• Thus, it would be highly desirable to make an air filter having a media that simulates the soft feel of polyester fiber or cotton-polyester fiber blends and therefore limits the irritating effects of handling it, while simultaneously maintaining the lower cost of production enjoyed when producing fiberglass filter media.
  • SUMMARY
  • The present disclosure is directed towards inventive methods and apparatus for an air filter with a tactile fiber finish. The air filter with a tactile fiber finish is, in various embodiments, a filter media comprising a plurality of glass fibers that may be supported by a frame. The glass fibers have deposited thereon a binding agent to facilitate bonding of the fibers thus forming the filter media, as well as a finishing agent that reduces the harshness of the fibers.
  • Generally, in one aspect, a tactile air filter is provided for reducing the harshness of the fibers, thereby giving the filter a softer feel and reducing irritation to those who handle it. The tactile air filter includes a filter media that is formed of a plurality of glass fibers and the filter media has at least one surface and also an interior. There is a cured base resin that is interspersed over the surface and throughout the interior of the filter media that bonds the glass fibers together. There is also a layer of tactile fiber finish that is that is interposed between the cured base resin and the ambient air. The tactile fiber finish layer is bonded to the cured base resin and encapsulates the base resin and the glass fibers. The tactile fiber finish layer is interspersed over the surface and throughout the interior of the filter media.
  • In some embodiments, the cured base resin is urea formaldehyde.
  • In some embodiments, the fiber finish layer is a film of hydrocarbon resulting from the melting of polybutene polymer.
  • In some embodiments, the cured base resin has a dry base resin component and the fiber finish has a dry fiber finish component. In these embodiments, the web of glass fibers has a weight of approximately 1.8 to 4 times the weight of the dry base resin component and the dry fiber finish component has a weigh approximately 2% of the weight of the dry base resin component.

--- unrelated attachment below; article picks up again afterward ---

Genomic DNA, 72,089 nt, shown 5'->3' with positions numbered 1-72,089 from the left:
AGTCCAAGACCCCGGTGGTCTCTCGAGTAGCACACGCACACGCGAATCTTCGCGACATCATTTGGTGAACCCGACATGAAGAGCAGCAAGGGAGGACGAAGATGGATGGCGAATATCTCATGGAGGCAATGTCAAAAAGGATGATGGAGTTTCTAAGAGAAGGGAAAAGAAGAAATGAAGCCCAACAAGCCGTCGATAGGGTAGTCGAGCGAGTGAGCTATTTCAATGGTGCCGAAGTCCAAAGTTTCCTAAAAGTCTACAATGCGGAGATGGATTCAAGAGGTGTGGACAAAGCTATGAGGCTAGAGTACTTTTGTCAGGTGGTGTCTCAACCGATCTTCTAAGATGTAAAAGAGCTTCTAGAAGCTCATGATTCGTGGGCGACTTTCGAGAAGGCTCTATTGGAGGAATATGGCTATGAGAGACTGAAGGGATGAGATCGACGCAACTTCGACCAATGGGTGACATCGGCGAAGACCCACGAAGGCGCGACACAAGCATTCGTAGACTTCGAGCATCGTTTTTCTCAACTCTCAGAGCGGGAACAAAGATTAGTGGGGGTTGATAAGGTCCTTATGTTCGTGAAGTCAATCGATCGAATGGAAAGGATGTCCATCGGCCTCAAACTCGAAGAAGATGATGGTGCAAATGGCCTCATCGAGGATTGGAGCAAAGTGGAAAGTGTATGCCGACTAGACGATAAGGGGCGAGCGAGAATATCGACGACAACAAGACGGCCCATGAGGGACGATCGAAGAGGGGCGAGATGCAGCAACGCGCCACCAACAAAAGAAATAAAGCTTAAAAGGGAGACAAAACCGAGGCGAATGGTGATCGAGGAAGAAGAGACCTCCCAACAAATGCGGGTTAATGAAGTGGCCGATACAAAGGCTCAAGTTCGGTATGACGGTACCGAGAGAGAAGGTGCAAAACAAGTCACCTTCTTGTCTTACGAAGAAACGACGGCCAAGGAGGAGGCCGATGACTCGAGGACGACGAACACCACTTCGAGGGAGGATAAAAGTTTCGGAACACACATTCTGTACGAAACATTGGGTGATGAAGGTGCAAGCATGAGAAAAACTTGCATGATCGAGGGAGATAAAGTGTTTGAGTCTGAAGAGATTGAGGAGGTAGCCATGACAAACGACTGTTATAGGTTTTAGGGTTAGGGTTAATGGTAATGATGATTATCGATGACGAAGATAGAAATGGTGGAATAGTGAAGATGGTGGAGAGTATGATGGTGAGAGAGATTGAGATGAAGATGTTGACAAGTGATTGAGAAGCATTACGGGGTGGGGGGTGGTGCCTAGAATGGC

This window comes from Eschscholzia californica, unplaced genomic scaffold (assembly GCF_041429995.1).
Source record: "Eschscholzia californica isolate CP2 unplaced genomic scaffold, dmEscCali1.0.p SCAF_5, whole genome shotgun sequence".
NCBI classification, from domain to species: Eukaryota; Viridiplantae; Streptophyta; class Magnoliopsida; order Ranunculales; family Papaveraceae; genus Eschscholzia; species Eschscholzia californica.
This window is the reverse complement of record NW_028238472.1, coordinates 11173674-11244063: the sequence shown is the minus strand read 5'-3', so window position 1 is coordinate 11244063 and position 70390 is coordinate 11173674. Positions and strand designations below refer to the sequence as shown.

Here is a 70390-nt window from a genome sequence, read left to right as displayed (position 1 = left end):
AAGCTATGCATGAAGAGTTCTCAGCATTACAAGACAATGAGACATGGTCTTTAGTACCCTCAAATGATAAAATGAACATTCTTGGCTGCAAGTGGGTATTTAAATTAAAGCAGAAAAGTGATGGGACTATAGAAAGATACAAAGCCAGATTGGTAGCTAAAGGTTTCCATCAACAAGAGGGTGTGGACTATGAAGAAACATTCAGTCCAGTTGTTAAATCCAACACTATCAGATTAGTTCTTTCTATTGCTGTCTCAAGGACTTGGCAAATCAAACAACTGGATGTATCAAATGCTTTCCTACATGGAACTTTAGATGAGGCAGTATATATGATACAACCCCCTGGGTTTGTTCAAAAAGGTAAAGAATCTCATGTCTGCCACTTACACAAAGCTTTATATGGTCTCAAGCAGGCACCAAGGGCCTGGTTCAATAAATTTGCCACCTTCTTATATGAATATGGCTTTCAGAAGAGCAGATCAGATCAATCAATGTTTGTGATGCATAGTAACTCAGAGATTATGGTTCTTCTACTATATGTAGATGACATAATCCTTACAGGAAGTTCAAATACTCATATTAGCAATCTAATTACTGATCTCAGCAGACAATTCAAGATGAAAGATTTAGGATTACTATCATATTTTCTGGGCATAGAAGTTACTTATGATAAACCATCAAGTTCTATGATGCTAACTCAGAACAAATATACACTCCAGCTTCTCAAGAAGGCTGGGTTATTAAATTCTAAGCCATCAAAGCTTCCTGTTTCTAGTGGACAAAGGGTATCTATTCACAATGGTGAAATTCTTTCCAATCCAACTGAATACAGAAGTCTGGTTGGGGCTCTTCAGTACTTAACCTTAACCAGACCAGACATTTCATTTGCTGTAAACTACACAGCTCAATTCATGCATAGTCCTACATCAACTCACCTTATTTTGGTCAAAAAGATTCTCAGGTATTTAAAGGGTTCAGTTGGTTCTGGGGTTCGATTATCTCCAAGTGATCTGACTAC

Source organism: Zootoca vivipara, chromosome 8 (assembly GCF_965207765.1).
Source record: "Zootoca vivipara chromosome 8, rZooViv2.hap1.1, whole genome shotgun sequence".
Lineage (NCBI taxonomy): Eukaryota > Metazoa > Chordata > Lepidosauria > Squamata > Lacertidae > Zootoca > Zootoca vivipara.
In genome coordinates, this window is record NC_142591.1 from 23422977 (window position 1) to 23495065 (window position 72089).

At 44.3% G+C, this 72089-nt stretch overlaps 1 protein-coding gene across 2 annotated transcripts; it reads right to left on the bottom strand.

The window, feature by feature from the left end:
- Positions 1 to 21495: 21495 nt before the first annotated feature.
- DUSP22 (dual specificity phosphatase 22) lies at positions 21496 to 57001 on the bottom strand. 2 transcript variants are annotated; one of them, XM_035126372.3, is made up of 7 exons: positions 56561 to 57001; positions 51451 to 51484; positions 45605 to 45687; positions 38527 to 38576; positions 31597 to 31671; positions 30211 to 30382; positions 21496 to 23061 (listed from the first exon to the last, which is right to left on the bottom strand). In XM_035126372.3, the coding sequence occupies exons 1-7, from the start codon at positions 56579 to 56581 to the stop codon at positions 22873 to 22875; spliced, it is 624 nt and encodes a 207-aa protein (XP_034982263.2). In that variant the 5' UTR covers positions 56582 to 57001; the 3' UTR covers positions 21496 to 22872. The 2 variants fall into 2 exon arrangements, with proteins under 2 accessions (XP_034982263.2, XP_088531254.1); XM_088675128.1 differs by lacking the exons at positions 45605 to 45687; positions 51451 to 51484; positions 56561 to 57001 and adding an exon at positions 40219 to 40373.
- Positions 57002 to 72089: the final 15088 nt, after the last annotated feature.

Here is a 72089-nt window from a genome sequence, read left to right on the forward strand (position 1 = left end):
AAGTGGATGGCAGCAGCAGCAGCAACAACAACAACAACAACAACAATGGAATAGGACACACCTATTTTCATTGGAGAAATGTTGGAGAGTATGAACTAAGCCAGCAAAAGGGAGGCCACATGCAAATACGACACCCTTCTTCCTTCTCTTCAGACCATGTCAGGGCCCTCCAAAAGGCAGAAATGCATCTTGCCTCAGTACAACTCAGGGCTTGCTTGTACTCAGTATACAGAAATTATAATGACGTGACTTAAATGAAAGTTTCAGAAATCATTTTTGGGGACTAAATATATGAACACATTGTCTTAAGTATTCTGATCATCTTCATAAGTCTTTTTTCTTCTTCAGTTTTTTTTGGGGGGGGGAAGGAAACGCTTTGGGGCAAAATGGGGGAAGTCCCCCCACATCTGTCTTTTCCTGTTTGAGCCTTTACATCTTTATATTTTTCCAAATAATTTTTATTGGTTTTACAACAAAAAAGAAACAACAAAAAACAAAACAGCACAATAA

• In some embodiments, there is also a frame that frames the filter media, the cured base resin, and the fiber finish layer.
  • In some embodiments, the frame includes a truss structure that at least partially covers at least one surface of the filter media.
  • In some embodiments, the filter media is compressed by the frame in at least one direction, thereby creating a friction fit.
  • In some embodiments, the compressed filter media is also adhered to the frame to help secure the filter media in fixed relation to the frame.
  • In some embodiments, the layer of fiber finish softens the fiberglass filter media to provide a tactile feel similar to polyester fiber air filter media.
  • Generally, in another aspect, a method of forming a tactile air filter is provided. The method includes forming a web of glass fibers into a filter media suitable for filter a fluid flow. The method also includes atomizing a base resin. The method further includes spraying the atomized base resin from a spray head toward the web of glass fibers during the forming of the filter media. The method includes dripping fiber finish into the base resin spray thus the fiber finish and base resin spray agglomerate into a separate binary composite. The method also includes depositing the separate binary composite on the filter media. The method further includes curing the base resin on the filter media at a temperature sufficiently high to melt the fiber finish, thereby melting the fiber finish. The cured base resin is adhesive enough to bond to the glass fibers and to bond the glass fibers to one another. During curing, the melted fiber finish has a low enough surface energy in relation to the surface energy of the base resin to migrate to an outer position relative to the glass fibers, thereby forming an outer fiber finish layer.
  • In some embodiments, the separate binary composite is deposited on the web of glass fibers during the forming of the filter media.
  • In some embodiments, the separate binary composite is deposited on the web of glass fibers after the forming of the filter media.
  • In some embodiments, the glass fibers each have a diameter of approximately 5 to 50 microns.
  • In some embodiments, the base resin is substantially urea formaldehyde.
  • In some embodiments, the fiber finish is substantially polybutene polymer and the fiber finish layer is substantially a hydrocarbon film.